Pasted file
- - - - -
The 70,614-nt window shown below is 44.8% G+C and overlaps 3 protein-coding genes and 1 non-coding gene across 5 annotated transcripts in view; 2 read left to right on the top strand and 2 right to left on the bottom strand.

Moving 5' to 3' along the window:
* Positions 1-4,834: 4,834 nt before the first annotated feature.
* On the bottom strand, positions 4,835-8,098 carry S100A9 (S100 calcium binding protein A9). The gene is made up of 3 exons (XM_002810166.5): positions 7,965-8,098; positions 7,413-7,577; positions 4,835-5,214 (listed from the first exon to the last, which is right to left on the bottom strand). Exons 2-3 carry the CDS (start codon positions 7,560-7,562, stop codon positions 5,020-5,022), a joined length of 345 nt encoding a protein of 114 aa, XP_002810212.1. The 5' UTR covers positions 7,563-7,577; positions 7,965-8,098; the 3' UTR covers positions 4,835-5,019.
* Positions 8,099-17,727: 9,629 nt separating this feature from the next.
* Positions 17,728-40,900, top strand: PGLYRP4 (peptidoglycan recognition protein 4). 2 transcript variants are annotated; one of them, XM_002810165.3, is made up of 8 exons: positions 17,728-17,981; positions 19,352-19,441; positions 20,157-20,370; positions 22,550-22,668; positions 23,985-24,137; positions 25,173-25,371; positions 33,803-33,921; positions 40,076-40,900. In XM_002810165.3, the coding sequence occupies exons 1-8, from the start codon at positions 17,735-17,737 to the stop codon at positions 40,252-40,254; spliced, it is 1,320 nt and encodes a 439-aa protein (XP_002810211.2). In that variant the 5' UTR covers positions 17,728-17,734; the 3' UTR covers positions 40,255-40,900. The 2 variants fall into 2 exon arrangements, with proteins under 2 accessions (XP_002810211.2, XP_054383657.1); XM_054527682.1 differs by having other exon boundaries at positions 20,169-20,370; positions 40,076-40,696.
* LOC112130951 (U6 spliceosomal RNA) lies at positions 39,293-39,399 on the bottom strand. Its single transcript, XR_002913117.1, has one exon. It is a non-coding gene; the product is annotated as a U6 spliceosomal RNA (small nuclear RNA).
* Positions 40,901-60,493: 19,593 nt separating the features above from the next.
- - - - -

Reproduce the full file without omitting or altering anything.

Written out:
The 70,614-nt window shown below is 44.8% G+C and overlaps 3 protein-coding genes and 1 non-coding gene across 5 annotated transcripts in view; 2 read left to right on the top strand and 2 right to left on the bottom strand.

Moving 5' to 3' along the window:
* Positions 1-4,834: 4,834 nt before the first annotated feature.
* On the bottom strand, positions 4,835-8,098 carry S100A9 (S100 calcium binding protein A9). The gene is made up of 3 exons (XM_002810166.5): positions 7,965-8,098; positions 7,413-7,577; positions 4,835-5,214 (listed from the first exon to the last, which is right to left on the bottom strand). Exons 2-3 carry the CDS (start codon positions 7,560-7,562, stop codon positions 5,020-5,022), a joined length of 345 nt encoding a protein of 114 aa, XP_002810212.1. The 5' UTR covers positions 7,563-7,577; positions 7,965-8,098; the 3' UTR covers positions 4,835-5,019.
* Positions 8,099-17,727: 9,629 nt separating this feature from the next.
* Positions 17,728-40,900, top strand: PGLYRP4 (peptidoglycan recognition protein 4). 2 transcript variants are annotated; one of them, XM_002810165.3, is made up of 8 exons: positions 17,728-17,981; positions 19,352-19,441; positions 20,157-20,370; positions 22,550-22,668; positions 23,985-24,137; positions 25,173-25,371; positions 33,803-33,921; positions 40,076-40,900. In XM_002810165.3, the coding sequence occupies exons 1-8, from the start codon at positions 17,735-17,737 to the stop codon at positions 40,252-40,254; spliced, it is 1,320 nt and encodes a 439-aa protein (XP_002810211.2). In that variant the 5' UTR covers positions 17,728-17,734; the 3' UTR covers positions 40,255-40,900. The 2 variants fall into 2 exon arrangements, with proteins under 2 accessions (XP_002810211.2, XP_054383657.1); XM_054527682.1 differs by having other exon boundaries at positions 20,169-20,370; positions 40,076-40,696.
* LOC112130951 (U6 spliceosomal RNA) lies at positions 39,293-39,399 on the bottom strand. Its single transcript, XR_002913117.1, has one exon. It is a non-coding gene; the product is annotated as a U6 spliceosomal RNA (small nuclear RNA).
* Positions 40,901-60,493: 19,593 nt separating the features above from the next.